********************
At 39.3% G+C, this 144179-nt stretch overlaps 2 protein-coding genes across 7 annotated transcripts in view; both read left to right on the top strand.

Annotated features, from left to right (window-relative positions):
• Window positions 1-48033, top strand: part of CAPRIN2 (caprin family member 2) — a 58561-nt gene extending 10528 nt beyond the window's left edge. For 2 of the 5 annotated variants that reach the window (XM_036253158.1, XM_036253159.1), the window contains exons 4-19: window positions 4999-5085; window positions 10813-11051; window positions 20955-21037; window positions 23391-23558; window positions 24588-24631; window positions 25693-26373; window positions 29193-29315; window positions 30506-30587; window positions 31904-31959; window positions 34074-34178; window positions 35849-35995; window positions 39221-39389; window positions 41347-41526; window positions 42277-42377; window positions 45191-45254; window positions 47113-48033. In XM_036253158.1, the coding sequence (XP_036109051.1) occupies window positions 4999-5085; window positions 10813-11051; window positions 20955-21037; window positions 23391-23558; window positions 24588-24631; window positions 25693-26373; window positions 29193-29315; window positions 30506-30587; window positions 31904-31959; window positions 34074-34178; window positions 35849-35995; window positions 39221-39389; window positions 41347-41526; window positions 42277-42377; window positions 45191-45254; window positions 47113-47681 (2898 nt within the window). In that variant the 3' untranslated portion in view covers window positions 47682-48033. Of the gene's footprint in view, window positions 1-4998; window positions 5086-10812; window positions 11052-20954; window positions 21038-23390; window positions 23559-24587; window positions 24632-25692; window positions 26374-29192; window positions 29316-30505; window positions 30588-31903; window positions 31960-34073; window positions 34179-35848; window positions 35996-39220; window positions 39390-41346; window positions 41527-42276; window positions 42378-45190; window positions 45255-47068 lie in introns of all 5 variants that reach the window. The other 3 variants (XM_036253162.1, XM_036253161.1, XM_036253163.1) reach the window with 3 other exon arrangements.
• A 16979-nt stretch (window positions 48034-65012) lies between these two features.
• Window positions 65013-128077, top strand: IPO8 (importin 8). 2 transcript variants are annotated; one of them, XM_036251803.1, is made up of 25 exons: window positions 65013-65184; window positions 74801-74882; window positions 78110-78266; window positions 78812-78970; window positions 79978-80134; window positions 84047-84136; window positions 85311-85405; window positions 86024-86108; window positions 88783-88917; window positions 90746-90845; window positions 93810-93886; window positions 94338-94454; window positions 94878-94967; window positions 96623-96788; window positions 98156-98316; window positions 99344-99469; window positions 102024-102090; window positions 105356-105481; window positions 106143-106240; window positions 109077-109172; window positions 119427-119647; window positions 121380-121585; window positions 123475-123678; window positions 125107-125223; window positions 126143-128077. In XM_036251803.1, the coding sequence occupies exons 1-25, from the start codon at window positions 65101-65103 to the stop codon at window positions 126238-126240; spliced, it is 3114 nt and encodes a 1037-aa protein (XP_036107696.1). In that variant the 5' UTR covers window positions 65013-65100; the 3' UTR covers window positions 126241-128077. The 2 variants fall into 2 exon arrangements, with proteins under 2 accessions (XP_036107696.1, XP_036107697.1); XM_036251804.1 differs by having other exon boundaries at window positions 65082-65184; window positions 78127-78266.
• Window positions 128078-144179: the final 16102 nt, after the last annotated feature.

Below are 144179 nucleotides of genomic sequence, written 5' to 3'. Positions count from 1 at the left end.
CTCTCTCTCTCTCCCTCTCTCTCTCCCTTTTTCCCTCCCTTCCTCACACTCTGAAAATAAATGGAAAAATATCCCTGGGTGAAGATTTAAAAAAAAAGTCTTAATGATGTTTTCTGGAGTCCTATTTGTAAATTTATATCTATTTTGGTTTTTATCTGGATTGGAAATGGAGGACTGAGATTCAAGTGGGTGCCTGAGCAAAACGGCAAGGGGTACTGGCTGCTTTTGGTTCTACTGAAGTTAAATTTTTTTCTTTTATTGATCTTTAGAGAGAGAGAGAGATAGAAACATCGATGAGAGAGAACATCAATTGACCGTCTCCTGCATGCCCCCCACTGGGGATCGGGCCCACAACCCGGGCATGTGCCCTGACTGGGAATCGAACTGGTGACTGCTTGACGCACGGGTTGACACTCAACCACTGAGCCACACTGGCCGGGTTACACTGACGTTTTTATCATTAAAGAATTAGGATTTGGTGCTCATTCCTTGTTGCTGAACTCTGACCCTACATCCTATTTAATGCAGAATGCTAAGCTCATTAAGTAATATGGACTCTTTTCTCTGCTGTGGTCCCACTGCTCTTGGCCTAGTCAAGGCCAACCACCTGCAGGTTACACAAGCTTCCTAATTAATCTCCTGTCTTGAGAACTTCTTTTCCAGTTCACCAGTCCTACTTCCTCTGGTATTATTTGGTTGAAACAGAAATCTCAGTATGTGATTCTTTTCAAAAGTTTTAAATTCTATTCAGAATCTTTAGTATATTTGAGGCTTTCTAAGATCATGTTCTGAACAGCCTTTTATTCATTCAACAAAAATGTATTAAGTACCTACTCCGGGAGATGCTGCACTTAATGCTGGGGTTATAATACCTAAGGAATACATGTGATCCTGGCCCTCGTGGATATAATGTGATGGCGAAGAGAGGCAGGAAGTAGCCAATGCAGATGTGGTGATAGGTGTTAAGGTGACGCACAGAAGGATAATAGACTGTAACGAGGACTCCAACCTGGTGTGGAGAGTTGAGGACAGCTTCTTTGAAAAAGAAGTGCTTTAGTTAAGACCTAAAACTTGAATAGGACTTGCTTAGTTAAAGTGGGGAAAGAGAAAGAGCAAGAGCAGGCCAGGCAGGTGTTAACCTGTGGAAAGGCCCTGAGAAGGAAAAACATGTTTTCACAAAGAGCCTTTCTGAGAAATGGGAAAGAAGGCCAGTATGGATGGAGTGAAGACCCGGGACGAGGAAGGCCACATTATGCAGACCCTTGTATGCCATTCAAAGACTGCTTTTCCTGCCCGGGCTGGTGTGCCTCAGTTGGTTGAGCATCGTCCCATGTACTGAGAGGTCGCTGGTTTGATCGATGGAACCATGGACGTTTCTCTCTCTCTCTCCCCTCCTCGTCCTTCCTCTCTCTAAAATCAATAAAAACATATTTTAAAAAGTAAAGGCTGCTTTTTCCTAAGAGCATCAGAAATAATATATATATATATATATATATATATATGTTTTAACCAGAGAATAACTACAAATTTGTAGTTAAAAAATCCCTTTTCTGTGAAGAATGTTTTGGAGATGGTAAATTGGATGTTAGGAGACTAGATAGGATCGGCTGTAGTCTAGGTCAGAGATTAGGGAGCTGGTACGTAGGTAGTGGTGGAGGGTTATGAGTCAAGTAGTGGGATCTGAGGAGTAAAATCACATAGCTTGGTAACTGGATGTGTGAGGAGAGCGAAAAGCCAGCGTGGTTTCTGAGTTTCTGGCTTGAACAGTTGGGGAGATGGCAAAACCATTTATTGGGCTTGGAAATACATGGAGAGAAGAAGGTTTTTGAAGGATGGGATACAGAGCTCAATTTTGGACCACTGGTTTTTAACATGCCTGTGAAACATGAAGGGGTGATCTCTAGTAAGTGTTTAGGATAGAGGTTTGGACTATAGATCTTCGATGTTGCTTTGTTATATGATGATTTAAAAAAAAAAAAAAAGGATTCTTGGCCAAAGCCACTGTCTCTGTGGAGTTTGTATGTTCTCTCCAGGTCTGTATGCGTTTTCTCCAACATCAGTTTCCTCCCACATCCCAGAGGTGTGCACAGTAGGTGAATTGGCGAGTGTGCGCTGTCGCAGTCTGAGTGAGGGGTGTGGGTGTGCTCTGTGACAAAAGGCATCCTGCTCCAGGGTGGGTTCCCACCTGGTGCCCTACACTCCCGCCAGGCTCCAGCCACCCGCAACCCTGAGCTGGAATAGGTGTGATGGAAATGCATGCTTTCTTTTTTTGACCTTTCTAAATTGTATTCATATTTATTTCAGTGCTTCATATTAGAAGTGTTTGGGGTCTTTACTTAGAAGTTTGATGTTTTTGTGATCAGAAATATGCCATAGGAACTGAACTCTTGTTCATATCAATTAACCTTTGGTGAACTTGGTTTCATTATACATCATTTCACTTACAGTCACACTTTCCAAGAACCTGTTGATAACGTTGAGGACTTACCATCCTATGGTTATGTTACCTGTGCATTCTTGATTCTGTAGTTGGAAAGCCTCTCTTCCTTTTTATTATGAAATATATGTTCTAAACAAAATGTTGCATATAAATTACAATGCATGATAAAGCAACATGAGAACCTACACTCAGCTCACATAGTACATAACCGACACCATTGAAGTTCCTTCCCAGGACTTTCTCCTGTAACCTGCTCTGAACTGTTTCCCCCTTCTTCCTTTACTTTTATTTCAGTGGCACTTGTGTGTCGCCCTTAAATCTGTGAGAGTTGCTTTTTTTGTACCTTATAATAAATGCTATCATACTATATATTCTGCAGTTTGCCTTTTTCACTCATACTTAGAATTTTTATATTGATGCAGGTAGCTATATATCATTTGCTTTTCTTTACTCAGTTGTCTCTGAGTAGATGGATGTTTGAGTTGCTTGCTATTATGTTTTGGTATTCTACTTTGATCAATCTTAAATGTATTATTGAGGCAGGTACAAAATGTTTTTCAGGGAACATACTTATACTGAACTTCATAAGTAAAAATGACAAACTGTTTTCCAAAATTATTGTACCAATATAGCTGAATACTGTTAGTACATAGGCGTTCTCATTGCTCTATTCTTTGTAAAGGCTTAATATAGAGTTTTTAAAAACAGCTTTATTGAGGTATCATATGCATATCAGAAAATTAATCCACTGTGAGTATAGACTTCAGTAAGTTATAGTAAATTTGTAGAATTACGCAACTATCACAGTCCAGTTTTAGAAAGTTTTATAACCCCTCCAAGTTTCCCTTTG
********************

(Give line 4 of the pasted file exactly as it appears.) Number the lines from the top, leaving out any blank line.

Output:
• A 16979-nt stretch (window positions 48034-65012) lies between these two features.